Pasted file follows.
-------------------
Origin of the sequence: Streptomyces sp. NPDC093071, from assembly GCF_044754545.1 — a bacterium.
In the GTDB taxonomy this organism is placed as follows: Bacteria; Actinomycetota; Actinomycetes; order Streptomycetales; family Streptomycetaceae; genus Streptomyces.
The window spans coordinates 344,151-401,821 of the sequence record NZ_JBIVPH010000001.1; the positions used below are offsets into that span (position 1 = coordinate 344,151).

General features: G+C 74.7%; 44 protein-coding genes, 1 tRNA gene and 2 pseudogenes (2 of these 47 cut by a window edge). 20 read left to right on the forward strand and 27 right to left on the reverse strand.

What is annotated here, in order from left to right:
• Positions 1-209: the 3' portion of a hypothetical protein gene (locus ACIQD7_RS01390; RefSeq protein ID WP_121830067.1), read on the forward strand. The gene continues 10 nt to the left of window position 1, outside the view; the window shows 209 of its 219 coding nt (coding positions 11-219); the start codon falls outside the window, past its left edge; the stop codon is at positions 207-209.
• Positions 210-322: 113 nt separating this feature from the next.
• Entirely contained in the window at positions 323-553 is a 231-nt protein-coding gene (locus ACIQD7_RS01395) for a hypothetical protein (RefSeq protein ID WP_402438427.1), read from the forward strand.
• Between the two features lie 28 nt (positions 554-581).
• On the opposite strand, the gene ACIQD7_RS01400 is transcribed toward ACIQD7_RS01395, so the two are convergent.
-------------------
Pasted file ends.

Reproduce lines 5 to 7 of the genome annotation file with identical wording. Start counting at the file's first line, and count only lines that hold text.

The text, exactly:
What is annotated here, in order from left to right:
• Positions 1-209: the 3' portion of a hypothetical protein gene (locus ACIQD7_RS01390; RefSeq protein ID WP_121830067.1), read on the forward strand. The gene continues 10 nt to the left of window position 1, outside the view; the window shows 209 of its 219 coding nt (coding positions 11-219); the start codon falls outside the window, past its left edge; the stop codon is at positions 207-209.
• Positions 210-322: 113 nt separating this feature from the next.